FAA Purchase Cards:

Weak Controls Resulted in Instances of Improper and Wasteful Purchases and Missing Assets

GAO-03-405: Published: Mar 21, 2003. Publicly Released: Mar 27, 2003.

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In May 2002, GAO reported on breakdowns in purchasing controls at the Federal Aviation Administration's (FAA) Alaskan Region that resulted in improper and wasteful purchases. Many of the weaknesses were associated with the use of government credit cards--referred to as purchase cards--and raised concerns that similar problems might exist FAA-wide. As a result, GAO was asked to determine whether FAA's purchase card controls reasonably ensured that purchases were proper, at a reasonable cost, and for valid government needs. GAO also assessed whether assets bought with purchase cards were being properly safeguarded and recorded.

Weaknesses in FAA's purchase card controls resulted in instances of improper, wasteful, and questionable purchases, as well as missing and stolen assets. These internal control weaknesses included inadequate segregation of duties, lax supervisory review and approval, missing purchase documentation, inadequate training, and insufficient program monitoring activities, all of which created an environment vulnerable to fraud, waste, and abuse. These weaknesses contributed to the $5.4 million of improper purchases GAO identified. Among these were purchases that were split into two or more segments to circumvent single purchase limits. GAO also identified over $630,000 in purchases that were considered wasteful--that is, excessive in cost, for questionable government needs, or both--or were considered questionable because they were missing a receipt to show what was actually purchased. In addition, over half of the asset purchases--such as computers and other equipment--that GAO examined had not been recorded in FAA's property system, increasing the risk of loss or theft. As a result, FAA could not locate or document the location of over a third of the 692 items that GAO attempted to observe. These missing items totaled almost $300,000. In separate internal reviews, one FAA location identified over 800 items, totaling almost $2 million, that were lost or stolen in fiscal years 2001 through 2002. Given systemic weaknesses in FAA's property controls, the actual amount of missing or stolen equipment FAA-wide could be much higher.

Recommendations for Executive Action

  1. Status: Closed - Implemented

    Comments: FAA revise the FAA Acquisition System Toolset (FAST) guidelines in October 2003. The revised guidance requires that high cost, high quantity items like computer equipment be purchased centrally at the region, center, or headquarters line of business to allow the purchaser to take advantage of the economies of scale and equipment standardization.

    Recommendation: With regard to improving FAA's controls over the purchasing, recording, and safeguarding of assets, FAA should require purchases of certain assets, such as computer equipment, to be coordinated centrally to take advantage of economies of scale, standardize types of equipment purchased, and to better ensure bona fide government need for each purchase.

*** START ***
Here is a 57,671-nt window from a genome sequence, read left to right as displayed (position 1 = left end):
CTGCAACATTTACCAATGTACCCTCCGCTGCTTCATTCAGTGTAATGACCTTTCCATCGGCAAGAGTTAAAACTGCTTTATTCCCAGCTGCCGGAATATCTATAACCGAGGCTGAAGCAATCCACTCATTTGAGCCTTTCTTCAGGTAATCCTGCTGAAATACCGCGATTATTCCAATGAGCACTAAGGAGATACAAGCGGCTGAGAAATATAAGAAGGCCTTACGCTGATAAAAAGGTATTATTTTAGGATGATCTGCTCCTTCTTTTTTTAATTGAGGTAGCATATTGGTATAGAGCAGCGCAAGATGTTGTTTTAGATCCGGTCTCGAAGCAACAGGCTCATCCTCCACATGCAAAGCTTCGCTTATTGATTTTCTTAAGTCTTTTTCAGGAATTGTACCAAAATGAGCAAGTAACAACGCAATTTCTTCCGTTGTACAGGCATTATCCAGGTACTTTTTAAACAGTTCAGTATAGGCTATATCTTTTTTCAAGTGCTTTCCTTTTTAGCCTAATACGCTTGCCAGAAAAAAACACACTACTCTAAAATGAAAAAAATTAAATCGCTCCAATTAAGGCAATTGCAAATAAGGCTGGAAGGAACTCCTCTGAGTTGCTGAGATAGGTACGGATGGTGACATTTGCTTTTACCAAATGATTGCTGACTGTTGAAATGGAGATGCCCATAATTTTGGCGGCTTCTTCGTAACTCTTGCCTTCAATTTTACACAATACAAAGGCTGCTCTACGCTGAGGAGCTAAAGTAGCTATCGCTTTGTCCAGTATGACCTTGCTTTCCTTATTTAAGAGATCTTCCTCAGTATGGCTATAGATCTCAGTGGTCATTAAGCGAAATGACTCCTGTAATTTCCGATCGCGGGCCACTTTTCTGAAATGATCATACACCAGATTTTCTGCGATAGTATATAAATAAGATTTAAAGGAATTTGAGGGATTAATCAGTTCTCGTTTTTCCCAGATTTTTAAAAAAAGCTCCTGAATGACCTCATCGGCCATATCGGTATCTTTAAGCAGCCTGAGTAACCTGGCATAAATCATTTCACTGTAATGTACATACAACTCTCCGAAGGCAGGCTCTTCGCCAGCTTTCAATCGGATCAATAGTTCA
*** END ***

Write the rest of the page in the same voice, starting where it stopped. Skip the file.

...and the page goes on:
Agency Affected: Department of Transportation: Federal Aviation Administration

  2. Status: Closed - Implemented

    Comments: In its March 10, 2004, Corrective Action Plan, FAA stated that it developed operating guidance to assist APCs in performing their monitoring responsibilities and included the revised guidance in the FAA Acquisition System Toolset (FAST) that was updated in January 2004. FAA uses information from the Electronic Account government Ledger System (EAGLS) to prepare quarterly reports on purchase card activity. In April 2004, FAA provided additional documentation that showed Quarterly Purchase Card Reports prepared by all APC and specific guidance developed for annual reviews and data analysis. As of March 2004, this recommendation has not been implemented. It was included with a prior recommendation (no. 11) in FAA's response.

    Recommendation: With regard to improving FAA's internal controls over purchasing, FAA should develop operating guidance to assist APCs in performing their monitoring responsibilities. At a minimum, the guidance should specify the monthly Electronic Account Government Ledger System and other reports that should be monitored for potential fraud, waste, and abuse.

    Agency Affected: Department of Transportation: Federal Aviation Administration

  3. Status: Closed - Implemented

    Comments: In its March 10, 2004, Corrective Action Plan, FAA stated that it developed operating guidance to assist APCs in performing their monitoring responsibilities and included the revised guidance in the FAA Acquisition System Toolset (FAST) that was updated in January 2004. The updated guidance consists of a checklist guide to help APCs monitor several key internal control areas such as prior approval, authorized use, documentation, prohibited and restricted purchases, third party payments, use of mandatory and commercial supply sources, and fiscal responsibility. In addition, FAA uses information from the Electronic Account government Ledger System to prepare quarterly reports on purchase card activity. In April 2004, FAA provided additional documentation that showed Quarterly Purchase Card Reports prepared by all APC and specific guidance developed for annual reviews and data analysis

    Recommendation: With regard to improving FAA's internal controls over purchasing, FAA should develop operating guidance to assist APCs in performing their monitoring responsibilities. At a minimum, the guidance should provide detailed procedures for conducting annual reviews of cardholder and approving official activities, including the population to use when selecting the sample, the internal controls that should be assessed to ensure that they are operating as intended, and data analysis techniques and tools to use in analyzing bank electronic data.